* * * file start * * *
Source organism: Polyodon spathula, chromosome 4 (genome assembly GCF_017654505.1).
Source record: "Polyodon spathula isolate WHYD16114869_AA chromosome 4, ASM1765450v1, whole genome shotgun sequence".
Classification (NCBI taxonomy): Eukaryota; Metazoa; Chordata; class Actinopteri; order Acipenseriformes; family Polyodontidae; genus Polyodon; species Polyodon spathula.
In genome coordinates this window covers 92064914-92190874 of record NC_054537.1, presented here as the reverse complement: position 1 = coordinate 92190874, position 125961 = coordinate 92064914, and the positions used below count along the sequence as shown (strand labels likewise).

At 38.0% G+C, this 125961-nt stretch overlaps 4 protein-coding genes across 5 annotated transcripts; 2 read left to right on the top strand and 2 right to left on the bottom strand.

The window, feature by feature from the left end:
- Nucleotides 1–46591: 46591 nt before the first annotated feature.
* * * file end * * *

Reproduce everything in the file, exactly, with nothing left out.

Source organism: Polyodon spathula, chromosome 4 (genome assembly GCF_017654505.1).
Source record: "Polyodon spathula isolate WHYD16114869_AA chromosome 4, ASM1765450v1, whole genome shotgun sequence".
Classification (NCBI taxonomy): Eukaryota; Metazoa; Chordata; class Actinopteri; order Acipenseriformes; family Polyodontidae; genus Polyodon; species Polyodon spathula.
In genome coordinates this window covers 92064914-92190874 of record NC_054537.1, presented here as the reverse complement: position 1 = coordinate 92190874, position 125961 = coordinate 92064914, and the positions used below count along the sequence as shown (strand labels likewise).

At 38.0% G+C, this 125961-nt stretch overlaps 4 protein-coding genes across 5 annotated transcripts; 2 read left to right on the top strand and 2 right to left on the bottom strand.

The window, feature by feature from the left end:
- Nucleotides 1–46591: 46591 nt before the first annotated feature.